- Data import and export. The documentation on how to import/export data from external vendors is more detailed in GitLab. The platform can import projects and issues from more sources than GitHub can. GitHub proposes a GitHub Importer – a special tool to bring in data. For exporting, GitLab provides a solution to export Wikis, repositories, project uploads, issues, webhooks, and services. GitHub looks more restrictive in terms of export options.
- Authentication. Permission is granted based on people’s roles in GitLab. In GitHub, developers can grant read or write access to specific repositories.
- Inner sourcing. According to the GitLab functionality, internal projects allow promoting inner sourcing of internal repositories. GitHub does not offer it.
- Deployment platform. GitHub does not have a built-in deployment platform. You will need a third-party integration with an external application to deploy apps. GitLab uses Kubernetes for a seamless deployment experience.
- Private repositories. There are free private repositories for open source projects in GitLab. GitHub does not provide such an option.
- Comment tracking. With GitHub, you can get the full history of a thread of comment updates. GitLab does not support this.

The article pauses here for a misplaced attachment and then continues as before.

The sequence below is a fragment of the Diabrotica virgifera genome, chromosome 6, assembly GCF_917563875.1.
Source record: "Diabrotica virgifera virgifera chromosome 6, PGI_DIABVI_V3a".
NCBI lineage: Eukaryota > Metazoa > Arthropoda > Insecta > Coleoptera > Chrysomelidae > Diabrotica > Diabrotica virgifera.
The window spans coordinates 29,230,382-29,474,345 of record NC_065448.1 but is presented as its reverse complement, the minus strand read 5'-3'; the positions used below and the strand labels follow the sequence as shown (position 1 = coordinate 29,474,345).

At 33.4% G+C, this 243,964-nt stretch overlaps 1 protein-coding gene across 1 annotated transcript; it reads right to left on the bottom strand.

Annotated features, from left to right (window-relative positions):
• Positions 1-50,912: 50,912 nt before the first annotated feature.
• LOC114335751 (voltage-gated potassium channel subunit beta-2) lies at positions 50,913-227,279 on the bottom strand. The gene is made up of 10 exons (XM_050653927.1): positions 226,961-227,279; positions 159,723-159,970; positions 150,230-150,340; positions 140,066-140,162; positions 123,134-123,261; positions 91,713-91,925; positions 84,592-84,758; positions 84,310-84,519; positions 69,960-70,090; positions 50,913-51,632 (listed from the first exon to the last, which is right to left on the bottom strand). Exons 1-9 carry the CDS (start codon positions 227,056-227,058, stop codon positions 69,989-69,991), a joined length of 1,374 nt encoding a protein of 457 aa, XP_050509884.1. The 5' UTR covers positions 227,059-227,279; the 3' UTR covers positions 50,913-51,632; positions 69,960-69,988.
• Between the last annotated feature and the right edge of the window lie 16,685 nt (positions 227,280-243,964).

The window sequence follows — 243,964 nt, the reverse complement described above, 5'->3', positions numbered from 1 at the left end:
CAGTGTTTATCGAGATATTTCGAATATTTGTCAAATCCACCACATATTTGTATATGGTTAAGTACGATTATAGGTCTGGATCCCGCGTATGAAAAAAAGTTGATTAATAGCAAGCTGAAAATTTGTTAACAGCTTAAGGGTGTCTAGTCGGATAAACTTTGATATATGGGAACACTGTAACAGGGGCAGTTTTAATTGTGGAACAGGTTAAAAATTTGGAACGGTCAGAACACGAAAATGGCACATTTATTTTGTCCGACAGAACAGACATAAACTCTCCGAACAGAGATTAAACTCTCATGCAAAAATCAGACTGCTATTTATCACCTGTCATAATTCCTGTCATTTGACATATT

- Burndown charts. In GitLab, you may find smart Burndown Charts as part of milestones. They allow tracking progress during sprints or while working on new software versions. GitHub doesn’t provide this option.
- Cycle analytics. There is a handy dashboard to perform analytics about time, planning, and monitoring activities in GitLab.
- CSV file export. GitLab allows exporting CSV files of issues to default notification email addresses as attachments.
- Issue transport. It is quite easy to move issues between projects in GitLab – all history, links, and comments are copied to be referenced in the original issue and the newly moved issue.
- Confidential issues. A special module in GitLab creates confidential issues that are visible only to project members with the Reporter access level or above.
- Issue weights. GitLab allows developers to assign weight to issues to manage them. In GitHub, you can not do this.
- Monthly new features. There is an option of monthly updates of new features and improvements in GitLab.
What is the Winner in GitLab vs GitHub discussion?
The competitive environment of developing software demonstrates that repository management services are vital to the success of software projects.
GitHub and GitLab are brilliant solutions that make it easy to manage changes within the software development lifecycle. They foster a collaborative environment and allow developers to share knowledge and different information. Both platforms have their sight set on DevOps.
To conclude all mentioned above, let’s say that GitHub is a handy collaborative platform that manages projects, hosts and reviews code, and helps to create software. All through a distributed version control and source code management functionality. GitLab repository also offers outstanding collaborative features that are heavily focused on the DevOps toolchain and provides seamless Continuous Integration/Delivery. What is your choose?